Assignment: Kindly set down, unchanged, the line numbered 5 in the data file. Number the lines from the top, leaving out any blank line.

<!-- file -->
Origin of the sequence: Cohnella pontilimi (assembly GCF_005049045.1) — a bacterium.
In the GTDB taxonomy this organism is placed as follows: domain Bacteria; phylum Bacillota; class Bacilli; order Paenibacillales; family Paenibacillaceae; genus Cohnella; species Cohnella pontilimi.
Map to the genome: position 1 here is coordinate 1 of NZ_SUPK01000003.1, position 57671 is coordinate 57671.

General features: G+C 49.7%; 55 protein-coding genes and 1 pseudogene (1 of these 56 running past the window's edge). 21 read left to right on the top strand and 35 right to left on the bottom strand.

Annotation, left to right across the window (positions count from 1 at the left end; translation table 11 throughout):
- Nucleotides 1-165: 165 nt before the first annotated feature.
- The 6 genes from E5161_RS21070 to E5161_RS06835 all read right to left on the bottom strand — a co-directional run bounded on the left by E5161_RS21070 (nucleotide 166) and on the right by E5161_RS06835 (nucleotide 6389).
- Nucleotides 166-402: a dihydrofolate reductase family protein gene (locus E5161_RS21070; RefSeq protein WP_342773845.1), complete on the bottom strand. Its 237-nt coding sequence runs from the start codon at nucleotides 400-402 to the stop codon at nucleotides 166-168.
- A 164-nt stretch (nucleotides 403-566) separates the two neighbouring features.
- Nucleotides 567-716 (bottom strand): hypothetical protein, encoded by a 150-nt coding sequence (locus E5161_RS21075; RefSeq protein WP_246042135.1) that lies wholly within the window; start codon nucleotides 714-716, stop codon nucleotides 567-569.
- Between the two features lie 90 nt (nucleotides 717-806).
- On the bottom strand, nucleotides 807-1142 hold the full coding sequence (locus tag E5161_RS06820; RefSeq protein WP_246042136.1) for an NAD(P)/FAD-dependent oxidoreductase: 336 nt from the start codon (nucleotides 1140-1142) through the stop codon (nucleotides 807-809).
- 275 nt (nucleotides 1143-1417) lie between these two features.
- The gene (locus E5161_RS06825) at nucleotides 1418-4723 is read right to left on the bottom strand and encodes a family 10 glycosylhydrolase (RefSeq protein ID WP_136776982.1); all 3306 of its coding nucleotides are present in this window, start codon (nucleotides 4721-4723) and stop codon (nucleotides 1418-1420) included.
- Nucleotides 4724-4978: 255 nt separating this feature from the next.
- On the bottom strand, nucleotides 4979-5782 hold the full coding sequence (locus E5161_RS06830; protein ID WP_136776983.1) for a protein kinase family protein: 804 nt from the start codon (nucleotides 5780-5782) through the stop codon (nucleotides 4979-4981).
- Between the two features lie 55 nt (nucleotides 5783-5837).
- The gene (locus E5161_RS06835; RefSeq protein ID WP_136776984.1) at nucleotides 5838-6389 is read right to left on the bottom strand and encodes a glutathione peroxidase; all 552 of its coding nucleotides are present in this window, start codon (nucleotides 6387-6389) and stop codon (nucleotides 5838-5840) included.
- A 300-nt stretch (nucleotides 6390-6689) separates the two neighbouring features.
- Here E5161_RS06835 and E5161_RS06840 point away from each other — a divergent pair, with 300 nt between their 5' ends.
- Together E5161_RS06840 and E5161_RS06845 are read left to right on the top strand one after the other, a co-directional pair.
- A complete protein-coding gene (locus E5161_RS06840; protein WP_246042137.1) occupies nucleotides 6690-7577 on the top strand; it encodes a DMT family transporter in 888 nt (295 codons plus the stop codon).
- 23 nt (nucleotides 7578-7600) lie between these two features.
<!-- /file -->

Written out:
Annotation, left to right across the window (positions count from 1 at the left end; translation table 11 throughout):